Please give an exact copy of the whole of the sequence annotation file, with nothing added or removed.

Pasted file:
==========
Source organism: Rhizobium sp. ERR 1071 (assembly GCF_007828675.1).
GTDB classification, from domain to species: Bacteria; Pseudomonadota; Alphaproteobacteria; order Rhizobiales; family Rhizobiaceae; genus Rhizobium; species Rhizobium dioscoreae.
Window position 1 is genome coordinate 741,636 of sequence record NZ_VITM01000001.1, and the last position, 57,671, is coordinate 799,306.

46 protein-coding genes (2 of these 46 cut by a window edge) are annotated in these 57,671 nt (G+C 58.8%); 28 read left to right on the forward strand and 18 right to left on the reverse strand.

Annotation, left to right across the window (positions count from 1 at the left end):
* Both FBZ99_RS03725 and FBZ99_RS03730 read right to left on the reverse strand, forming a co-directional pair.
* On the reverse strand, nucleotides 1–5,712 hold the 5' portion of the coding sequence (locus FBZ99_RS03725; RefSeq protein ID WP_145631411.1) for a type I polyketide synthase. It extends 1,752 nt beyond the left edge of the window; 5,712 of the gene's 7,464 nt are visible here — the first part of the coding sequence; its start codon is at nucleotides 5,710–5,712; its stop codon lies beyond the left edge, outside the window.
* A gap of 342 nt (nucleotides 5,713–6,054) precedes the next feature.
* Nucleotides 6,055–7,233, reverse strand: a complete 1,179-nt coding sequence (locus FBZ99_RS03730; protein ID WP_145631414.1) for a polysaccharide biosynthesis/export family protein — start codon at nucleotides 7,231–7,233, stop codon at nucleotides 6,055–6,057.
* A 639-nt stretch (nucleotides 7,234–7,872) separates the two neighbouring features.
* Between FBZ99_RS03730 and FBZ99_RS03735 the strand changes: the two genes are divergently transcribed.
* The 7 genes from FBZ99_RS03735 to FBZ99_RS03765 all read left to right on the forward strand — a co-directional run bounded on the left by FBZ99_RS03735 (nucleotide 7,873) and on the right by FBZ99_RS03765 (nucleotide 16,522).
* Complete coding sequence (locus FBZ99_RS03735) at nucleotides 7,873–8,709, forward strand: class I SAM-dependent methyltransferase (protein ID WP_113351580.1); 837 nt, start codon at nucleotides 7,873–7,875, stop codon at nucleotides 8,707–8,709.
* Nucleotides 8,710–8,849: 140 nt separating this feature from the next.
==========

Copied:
Source organism: Rhizobium sp. ERR 1071 (assembly GCF_007828675.1).
GTDB classification, from domain to species: Bacteria; Pseudomonadota; Alphaproteobacteria; order Rhizobiales; family Rhizobiaceae; genus Rhizobium; species Rhizobium dioscoreae.
Window position 1 is genome coordinate 741,636 of sequence record NZ_VITM01000001.1, and the last position, 57,671, is coordinate 799,306.

46 protein-coding genes (2 of these 46 cut by a window edge) are annotated in these 57,671 nt (G+C 58.8%); 28 read left to right on the forward strand and 18 right to left on the reverse strand.

Annotation, left to right across the window (positions count from 1 at the left end):
* Both FBZ99_RS03725 and FBZ99_RS03730 read right to left on the reverse strand, forming a co-directional pair.
* On the reverse strand, nucleotides 1–5,712 hold the 5' portion of the coding sequence (locus FBZ99_RS03725; RefSeq protein ID WP_145631411.1) for a type I polyketide synthase. It extends 1,752 nt beyond the left edge of the window; 5,712 of the gene's 7,464 nt are visible here — the first part of the coding sequence; its start codon is at nucleotides 5,710–5,712; its stop codon lies beyond the left edge, outside the window.
* A gap of 342 nt (nucleotides 5,713–6,054) precedes the next feature.
* Nucleotides 6,055–7,233, reverse strand: a complete 1,179-nt coding sequence (locus FBZ99_RS03730; protein ID WP_145631414.1) for a polysaccharide biosynthesis/export family protein — start codon at nucleotides 7,231–7,233, stop codon at nucleotides 6,055–6,057.
* A 639-nt stretch (nucleotides 7,234–7,872) separates the two neighbouring features.
* Between FBZ99_RS03730 and FBZ99_RS03735 the strand changes: the two genes are divergently transcribed.
* The 7 genes from FBZ99_RS03735 to FBZ99_RS03765 all read left to right on the forward strand — a co-directional run bounded on the left by FBZ99_RS03735 (nucleotide 7,873) and on the right by FBZ99_RS03765 (nucleotide 16,522).
* Complete coding sequence (locus FBZ99_RS03735) at nucleotides 7,873–8,709, forward strand: class I SAM-dependent methyltransferase (protein ID WP_113351580.1); 837 nt, start codon at nucleotides 7,873–7,875, stop codon at nucleotides 8,707–8,709.
* Nucleotides 8,710–8,849: 140 nt separating this feature from the next.